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The Chrome Remodel

By Lauren Merola | Aug 31, 2022

Chrome debuted with the Premier Lacrosse League in 2019, but the team’s identity was established long before that.

Chrome’s core stemmed from the Rochester Rattlers of Major League Lacrosse. In 2019, Ned Crotty, John Galloway, Jordan MacIntosh, Mike Manley, John Ranagan, Jordan Wolf and Joel White left the Rattlers for Chrome. One year later, Tim Soudan, their Rattlers coach from 2011-2017, took his rightful place on the PLL sideline.

Their quest for a professional lacrosse title continued in new threads. Come 2021, for four of them, it would be their final championship chase.

Before the 2021 season, Galloway told Soudan it would be his last. On August 8, Galloway and White announced their retirement together, and Wolf and Crotty hung up their cleats the following April. Their 10-year tenure was over.

Fellow captains MacIntosh and Ranagan, along with Manley, are the remaining Rattlers on Chrome.

“It's been an adjustment for me,” MacIntosh said. “Those are four guys I’ve played with for over 10 years and four of my best friends. Everything was different this year. It’s a whole new crop of faces.”

After losing seasons in 2019 and 2020, Chrome’s veterans ran it back in 2021 for one last shot at a title with the core group. They wanted to come out on the winning side of a championship game, unlike the Rattlers’ 2014, 2015 and 2018 championship matchups.​​

But 2021 was quickly plagued with injuries.

Wolf and Randy Staats were ruled out for the season. JT Giles-Harris suffered a knee injury in his final game at Duke that kept him sidelined his entire rookie year. Jesse Bernhardt and Manley were in and out of the lineup with lingering injuries. The roster was again shaken up when Soudan traded star attackman Justin Guterding to the Whipsnakes for long-stick midfielder (LSM) Nick Grill.

“It became pretty clear to us, partially because of the injuries that occurred last year, how important it is to be young,” Soudan said.

Thus, Soudan set in motion Chrome’s “youth movement.” After an offseason that left uncertainty at every end of the field, Soudan turned to the 2022 College Draft. He picked up young players and made decisions that could put Chrome in immediate championship contention.

“As much as we were in a rebuilding situation, we wanted to be in a ‘win now’ situation,” Soudan said.

It worked. Chrome finished the 2022 season in second place at 7-3. The team plays seventh-seeded Chaos in the quarterfinals in Boston on Sept. 3.

Soudan’s main concern coming into the 2022 season was filling out the left side on attack. With the No. 1 pick, Soudan selected Logan Wisnauskas over the NCAA Division I men’s career points leader, Chris Gray.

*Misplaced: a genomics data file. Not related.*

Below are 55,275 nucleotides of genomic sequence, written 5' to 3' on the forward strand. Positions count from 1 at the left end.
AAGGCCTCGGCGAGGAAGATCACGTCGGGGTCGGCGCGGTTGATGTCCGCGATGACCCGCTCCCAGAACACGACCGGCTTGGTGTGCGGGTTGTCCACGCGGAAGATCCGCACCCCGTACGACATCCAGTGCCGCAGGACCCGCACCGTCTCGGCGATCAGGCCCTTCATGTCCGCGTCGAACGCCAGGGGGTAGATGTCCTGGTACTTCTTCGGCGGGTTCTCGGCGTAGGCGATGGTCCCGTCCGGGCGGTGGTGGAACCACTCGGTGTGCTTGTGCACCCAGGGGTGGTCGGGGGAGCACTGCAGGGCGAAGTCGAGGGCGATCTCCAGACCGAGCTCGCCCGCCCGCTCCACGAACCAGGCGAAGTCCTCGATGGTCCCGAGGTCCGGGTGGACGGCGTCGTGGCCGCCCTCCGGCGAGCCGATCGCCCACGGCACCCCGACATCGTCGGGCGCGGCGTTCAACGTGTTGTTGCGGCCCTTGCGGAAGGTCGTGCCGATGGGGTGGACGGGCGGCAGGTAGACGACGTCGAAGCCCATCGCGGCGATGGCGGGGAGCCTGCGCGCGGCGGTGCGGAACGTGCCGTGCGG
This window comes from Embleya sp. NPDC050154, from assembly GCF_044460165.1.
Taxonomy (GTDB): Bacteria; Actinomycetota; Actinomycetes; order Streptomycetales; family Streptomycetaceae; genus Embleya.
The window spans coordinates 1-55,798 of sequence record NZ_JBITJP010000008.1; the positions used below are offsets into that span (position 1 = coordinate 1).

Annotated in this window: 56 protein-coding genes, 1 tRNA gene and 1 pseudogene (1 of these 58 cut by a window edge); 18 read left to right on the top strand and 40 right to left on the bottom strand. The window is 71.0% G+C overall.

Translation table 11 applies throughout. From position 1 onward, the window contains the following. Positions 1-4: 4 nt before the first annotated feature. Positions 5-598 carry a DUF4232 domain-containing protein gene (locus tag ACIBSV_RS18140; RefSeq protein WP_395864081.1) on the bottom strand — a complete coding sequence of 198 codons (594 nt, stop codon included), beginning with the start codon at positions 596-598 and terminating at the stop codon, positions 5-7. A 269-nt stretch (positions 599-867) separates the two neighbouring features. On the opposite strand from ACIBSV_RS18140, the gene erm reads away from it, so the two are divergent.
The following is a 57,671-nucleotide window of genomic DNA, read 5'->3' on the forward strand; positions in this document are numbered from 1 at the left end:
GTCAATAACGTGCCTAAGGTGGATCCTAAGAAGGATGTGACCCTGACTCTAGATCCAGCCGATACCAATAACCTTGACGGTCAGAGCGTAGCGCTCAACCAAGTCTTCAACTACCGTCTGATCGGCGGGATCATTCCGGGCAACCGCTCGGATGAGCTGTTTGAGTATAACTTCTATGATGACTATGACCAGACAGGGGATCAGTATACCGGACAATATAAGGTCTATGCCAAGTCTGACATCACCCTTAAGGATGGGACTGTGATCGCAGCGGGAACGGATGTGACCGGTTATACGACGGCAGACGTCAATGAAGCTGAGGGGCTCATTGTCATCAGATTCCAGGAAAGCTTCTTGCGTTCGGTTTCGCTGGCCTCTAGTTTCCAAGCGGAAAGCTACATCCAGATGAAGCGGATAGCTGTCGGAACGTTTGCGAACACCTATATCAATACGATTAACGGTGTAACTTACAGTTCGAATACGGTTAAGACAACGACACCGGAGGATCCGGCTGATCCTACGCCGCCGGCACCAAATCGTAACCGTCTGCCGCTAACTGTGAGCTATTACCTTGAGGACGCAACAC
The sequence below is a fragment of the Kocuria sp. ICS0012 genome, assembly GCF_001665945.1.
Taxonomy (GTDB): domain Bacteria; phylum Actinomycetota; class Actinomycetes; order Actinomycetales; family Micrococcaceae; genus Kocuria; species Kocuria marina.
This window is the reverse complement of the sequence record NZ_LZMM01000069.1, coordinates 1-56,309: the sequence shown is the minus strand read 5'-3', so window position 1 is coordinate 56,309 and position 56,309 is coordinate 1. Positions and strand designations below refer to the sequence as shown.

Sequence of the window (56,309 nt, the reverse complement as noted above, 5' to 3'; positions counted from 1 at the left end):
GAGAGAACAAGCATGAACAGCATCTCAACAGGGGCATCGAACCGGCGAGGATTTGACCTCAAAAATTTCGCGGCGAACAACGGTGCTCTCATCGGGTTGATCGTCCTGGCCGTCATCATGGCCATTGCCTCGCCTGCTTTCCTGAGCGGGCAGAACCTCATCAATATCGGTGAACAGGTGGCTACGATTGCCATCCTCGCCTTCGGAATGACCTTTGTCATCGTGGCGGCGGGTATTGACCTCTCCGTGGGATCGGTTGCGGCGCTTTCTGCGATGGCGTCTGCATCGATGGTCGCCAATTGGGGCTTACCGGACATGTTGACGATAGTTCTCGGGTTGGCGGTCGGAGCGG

“I really like Chris Gray’s game and he seemed like a clear favorite,” Soudan said. “As I watched Maryland on the road and I saw the different things that Logan was able to do and the size of his body, the length of his arms and all the different ways he could score… I thought, let’s just take the lefty who’s killing it and fills a need.”

Atlas coach Ben Rubeor selected Gray with the No. 2 pick, and Chrome was back on the clock seven picks later.

On May 10, while driving home to Long Island from Army, Brendan Nichtern got a congratulatory FaceTime call from his hometown best friend. Nichtern had spotty service throughout the drive, so he couldn’t keep up with the draft in real time.

“What team? What pick?” Nichtern asked his friend.

Soudan snagged Nichtern at No. 9.

“If Nichtern wasn’t at Army, he’d be in the conversation for the No. 1 pick,” Soudan said.

Initially, Nichtern said he thought he would be drafted sooner, but he knows not every coach is willing to take a chance on a player from Army. Nichtern has to take his professional lacrosse career year by year. Depending on his unit and job assignment, he may not be able to leave and travel on weekends in the future.

But Nichtern was the best left on the board, and he’d help Chrome win “now.”

Soudan got his lefty and X attackman, patching up the Guterding- and Wolf-sized holes on the roster. Wisnauskas scored 24 goals and had 11 assists during the season. Nichtern posted 16 goals and 22 assists.

Both are All-Stars. Both are Rookie of the Year candidates.

With his breakout season, another All-Star, Justin Anderson, erased any concern about Crotty’s departure. He posted 21 points in 2022, 10 more from last season.